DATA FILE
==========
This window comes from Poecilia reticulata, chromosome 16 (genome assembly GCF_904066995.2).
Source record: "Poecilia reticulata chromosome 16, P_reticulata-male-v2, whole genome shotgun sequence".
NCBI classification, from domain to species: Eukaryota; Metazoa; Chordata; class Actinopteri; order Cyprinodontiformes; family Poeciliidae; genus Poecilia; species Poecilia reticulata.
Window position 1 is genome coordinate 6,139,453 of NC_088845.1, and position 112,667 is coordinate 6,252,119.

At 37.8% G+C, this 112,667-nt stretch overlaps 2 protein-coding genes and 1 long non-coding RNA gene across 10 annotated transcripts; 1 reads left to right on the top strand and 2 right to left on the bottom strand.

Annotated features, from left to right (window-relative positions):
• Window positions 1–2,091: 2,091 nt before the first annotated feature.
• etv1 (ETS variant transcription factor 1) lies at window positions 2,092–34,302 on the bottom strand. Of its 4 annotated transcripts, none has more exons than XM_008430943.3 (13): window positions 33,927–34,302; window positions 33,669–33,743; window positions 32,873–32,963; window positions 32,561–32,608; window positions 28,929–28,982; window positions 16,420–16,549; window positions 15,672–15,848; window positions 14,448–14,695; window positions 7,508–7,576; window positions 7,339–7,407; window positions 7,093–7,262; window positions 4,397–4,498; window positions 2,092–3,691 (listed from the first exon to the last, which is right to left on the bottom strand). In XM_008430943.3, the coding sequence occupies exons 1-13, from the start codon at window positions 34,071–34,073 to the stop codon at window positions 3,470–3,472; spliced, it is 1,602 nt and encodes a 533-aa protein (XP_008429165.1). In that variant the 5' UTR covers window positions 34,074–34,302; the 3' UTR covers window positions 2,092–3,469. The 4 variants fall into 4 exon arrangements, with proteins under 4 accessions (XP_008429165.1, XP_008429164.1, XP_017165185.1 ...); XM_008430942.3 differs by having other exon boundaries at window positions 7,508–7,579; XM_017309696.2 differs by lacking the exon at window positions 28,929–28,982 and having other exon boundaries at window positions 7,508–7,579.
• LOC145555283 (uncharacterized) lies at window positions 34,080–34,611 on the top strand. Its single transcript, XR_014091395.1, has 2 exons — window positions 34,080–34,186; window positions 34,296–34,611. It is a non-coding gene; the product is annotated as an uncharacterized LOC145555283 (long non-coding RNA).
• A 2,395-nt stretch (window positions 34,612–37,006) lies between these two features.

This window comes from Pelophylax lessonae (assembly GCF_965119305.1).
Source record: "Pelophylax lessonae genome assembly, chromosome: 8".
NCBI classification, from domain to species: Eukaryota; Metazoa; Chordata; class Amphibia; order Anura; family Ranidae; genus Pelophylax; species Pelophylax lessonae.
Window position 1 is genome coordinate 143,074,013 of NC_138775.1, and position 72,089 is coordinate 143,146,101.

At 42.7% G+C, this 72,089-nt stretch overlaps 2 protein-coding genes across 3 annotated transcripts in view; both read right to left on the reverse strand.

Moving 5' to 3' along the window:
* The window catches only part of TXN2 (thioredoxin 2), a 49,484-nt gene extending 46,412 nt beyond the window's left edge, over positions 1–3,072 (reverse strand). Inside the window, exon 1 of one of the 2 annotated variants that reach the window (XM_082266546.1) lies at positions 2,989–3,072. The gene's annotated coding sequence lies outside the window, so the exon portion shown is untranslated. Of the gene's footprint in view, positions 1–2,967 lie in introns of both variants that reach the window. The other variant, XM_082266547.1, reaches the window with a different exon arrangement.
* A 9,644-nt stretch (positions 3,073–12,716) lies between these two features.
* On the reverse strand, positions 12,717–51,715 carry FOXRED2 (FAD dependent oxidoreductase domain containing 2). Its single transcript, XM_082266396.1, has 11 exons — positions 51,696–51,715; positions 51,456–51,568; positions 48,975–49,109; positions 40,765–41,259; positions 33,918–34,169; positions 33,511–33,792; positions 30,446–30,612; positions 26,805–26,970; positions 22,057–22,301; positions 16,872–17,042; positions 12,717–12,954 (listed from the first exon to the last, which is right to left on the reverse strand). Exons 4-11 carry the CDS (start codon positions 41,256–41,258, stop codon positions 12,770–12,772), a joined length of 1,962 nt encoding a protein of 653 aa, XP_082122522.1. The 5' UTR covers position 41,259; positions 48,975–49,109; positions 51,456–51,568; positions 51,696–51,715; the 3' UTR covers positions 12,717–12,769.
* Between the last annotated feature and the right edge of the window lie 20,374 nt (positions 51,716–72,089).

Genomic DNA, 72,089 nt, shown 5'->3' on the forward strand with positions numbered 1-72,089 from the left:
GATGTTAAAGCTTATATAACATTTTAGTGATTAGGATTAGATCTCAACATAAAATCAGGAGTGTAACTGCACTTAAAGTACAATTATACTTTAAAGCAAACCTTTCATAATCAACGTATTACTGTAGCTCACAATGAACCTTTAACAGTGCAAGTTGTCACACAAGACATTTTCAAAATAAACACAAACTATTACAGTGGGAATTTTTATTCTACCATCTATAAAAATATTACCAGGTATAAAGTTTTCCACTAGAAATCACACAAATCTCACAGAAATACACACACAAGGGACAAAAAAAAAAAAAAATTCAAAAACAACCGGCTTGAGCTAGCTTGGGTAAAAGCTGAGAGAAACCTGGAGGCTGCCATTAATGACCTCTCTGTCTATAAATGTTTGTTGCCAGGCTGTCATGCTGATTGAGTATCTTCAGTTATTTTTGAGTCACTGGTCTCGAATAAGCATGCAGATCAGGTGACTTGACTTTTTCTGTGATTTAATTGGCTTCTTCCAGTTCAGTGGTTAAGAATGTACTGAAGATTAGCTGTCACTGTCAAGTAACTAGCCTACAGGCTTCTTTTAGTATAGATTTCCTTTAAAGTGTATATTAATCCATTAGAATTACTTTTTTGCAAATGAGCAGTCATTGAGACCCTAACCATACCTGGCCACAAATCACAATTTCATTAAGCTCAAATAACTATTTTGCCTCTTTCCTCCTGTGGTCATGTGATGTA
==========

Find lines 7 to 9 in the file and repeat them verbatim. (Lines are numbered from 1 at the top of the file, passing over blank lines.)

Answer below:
• Window positions 1–2,091: 2,091 nt before the first annotated feature.
• etv1 (ETS variant transcription factor 1) lies at window positions 2,092–34,302 on the bottom strand. Of its 4 annotated transcripts, none has more exons than XM_008430943.3 (13): window positions 33,927–34,302; window positions 33,669–33,743; window positions 32,873–32,963; window positions 32,561–32,608; window positions 28,929–28,982; window positions 16,420–16,549; window positions 15,672–15,848; window positions 14,448–14,695; window positions 7,508–7,576; window positions 7,339–7,407; window positions 7,093–7,262; window positions 4,397–4,498; window positions 2,092–3,691 (listed from the first exon to the last, which is right to left on the bottom strand). In XM_008430943.3, the coding sequence occupies exons 1-13, from the start codon at window positions 34,071–34,073 to the stop codon at window positions 3,470–3,472; spliced, it is 1,602 nt and encodes a 533-aa protein (XP_008429165.1). In that variant the 5' UTR covers window positions 34,074–34,302; the 3' UTR covers window positions 2,092–3,469. The 4 variants fall into 4 exon arrangements, with proteins under 4 accessions (XP_008429165.1, XP_008429164.1, XP_017165185.1 ...); XM_008430942.3 differs by having other exon boundaries at window positions 7,508–7,579; XM_017309696.2 differs by lacking the exon at window positions 28,929–28,982 and having other exon boundaries at window positions 7,508–7,579.
• LOC145555283 (uncharacterized) lies at window positions 34,080–34,611 on the top strand. Its single transcript, XR_014091395.1, has 2 exons — window positions 34,080–34,186; window positions 34,296–34,611. It is a non-coding gene; the product is annotated as an uncharacterized LOC145555283 (long non-coding RNA).